Unknown said...

Whatever happened to the Weinberger/Powell doctrine? It set four conditions, slightly different in each case, for the use of military force. One of those was that the threat had to imperil vital US national interests. As US military power has grown more dominant, its use has become common for non-vital US interests. Military power is no longer the diplomats last arrow in the quiver. SEC STATE Albright set the stage for this when she asked what good is all this military power if you can't use it (paraphrasing here, of course).

The jihadists in the Middle East present less level of danger to the US than do earthquakes, lightning strikes and hurricanes - all are statistically insignificant. The same is so for Iranian nuclear capability, which would pose less of a threat, but a threat none-the-less, than a contained, nuclear N. Korea.

Jihadists represent a problem to the US similar in character to what the Barbary Pirates did and what the Somali pirates do today. The question is: how are these international criminals to be dealt with? Criminality is a societal problem. Muslim society, not Western society, must deal with it, and Muslim society will - eventually. Western powers turned the nations of Islam into countries divorced of unity, held within their borders by the heavy hands of dictators, now departed. What remains is a work in progress, the people struggling to knit a stable social fabric that holds within itself peace and prosperity. This may well take generations. The West can play a tertiary role as events unfold to bolster moderates, to save lives, and to use policing tactics, as well as surgical military actions, to protect from internal terrorist acts.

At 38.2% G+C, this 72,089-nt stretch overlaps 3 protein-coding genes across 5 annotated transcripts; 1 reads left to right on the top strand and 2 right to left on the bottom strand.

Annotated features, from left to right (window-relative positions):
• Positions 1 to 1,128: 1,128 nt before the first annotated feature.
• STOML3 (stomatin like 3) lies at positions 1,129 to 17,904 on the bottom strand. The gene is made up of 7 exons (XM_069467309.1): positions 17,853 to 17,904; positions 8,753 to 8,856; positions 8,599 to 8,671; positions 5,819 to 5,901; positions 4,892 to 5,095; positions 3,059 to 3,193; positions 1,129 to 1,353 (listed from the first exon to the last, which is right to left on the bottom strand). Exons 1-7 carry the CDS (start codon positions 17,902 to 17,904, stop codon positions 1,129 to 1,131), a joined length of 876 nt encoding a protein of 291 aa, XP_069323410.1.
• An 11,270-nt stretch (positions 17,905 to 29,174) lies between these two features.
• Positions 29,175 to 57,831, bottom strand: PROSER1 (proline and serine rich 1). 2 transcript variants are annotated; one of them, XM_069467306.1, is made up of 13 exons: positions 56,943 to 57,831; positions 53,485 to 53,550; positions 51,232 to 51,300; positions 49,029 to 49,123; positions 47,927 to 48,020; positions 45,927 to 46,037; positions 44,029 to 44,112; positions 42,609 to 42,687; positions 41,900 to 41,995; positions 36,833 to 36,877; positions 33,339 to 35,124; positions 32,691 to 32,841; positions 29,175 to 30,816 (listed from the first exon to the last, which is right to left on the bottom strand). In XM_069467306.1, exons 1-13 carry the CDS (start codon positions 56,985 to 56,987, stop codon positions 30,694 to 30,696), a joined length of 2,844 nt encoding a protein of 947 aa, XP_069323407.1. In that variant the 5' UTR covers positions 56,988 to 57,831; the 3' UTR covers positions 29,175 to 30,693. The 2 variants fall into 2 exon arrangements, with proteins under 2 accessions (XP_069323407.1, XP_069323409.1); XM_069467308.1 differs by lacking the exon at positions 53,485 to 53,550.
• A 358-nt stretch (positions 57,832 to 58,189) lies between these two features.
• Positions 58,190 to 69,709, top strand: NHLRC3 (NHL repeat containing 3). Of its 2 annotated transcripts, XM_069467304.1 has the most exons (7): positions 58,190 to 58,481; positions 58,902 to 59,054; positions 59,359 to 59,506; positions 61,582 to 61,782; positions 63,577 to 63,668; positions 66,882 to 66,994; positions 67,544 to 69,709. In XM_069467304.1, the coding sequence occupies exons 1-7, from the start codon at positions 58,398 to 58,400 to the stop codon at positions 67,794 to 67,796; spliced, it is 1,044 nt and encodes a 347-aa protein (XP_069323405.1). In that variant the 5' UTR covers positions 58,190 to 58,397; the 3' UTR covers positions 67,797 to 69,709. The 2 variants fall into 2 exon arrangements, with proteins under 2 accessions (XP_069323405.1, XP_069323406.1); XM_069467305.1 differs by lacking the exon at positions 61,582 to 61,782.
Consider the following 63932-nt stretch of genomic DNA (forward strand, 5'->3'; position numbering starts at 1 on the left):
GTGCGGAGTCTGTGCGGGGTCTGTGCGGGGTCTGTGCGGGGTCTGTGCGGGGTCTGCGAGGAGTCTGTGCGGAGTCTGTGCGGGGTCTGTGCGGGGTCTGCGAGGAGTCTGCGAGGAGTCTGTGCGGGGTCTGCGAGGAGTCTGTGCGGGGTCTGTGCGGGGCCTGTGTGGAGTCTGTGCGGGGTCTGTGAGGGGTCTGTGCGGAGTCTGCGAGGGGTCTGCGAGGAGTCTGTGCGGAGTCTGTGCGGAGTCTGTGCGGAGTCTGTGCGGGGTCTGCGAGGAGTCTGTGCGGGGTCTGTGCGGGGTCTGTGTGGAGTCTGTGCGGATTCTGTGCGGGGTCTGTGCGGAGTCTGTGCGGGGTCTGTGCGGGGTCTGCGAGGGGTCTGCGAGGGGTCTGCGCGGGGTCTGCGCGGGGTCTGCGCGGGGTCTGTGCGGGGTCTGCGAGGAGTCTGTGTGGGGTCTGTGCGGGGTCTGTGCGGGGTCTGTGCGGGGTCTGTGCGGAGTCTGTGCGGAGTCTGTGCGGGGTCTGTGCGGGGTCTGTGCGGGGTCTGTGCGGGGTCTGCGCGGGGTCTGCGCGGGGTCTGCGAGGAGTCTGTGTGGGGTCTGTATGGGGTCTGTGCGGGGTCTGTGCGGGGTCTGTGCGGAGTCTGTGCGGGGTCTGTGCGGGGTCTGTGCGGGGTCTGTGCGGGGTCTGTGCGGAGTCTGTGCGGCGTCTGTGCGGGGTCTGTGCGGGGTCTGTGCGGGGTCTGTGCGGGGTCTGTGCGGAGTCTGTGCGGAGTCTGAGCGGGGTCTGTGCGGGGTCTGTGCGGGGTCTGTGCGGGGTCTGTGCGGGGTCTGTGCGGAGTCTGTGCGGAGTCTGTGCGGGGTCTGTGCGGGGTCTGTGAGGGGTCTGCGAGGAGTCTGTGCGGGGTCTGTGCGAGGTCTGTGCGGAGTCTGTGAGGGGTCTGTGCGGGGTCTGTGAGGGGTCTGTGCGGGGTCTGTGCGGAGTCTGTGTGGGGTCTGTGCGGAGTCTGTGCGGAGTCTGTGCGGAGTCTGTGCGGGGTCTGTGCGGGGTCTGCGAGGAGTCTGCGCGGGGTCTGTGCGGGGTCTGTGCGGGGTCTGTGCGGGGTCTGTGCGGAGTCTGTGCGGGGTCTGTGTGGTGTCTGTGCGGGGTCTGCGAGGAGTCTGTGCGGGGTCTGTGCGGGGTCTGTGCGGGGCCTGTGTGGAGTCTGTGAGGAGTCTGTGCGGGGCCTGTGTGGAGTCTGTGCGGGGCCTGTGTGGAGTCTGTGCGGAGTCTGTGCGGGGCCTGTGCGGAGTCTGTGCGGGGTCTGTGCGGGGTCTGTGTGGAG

The desire for instant gratification, the harping for an immediate solution to the caldron of mischief that is the Middle East, is the enemy here. Patience with what is a social evolution in the Middle East, supported by the full weight of Western power used sparingly to nudge events in a favorable direction, are the counterparts. If, in the end, patience is not rewarded with acceptable conditions, there is always the might of the US military to effect corrections - used in accordance with the Weinberger/Powell doctrine.

In sum, there are valid reasons to criticize the Obama administration for its failure to produce domestic policies that benefit the country, but it seems from this perspective that current foreign policy in action is about right.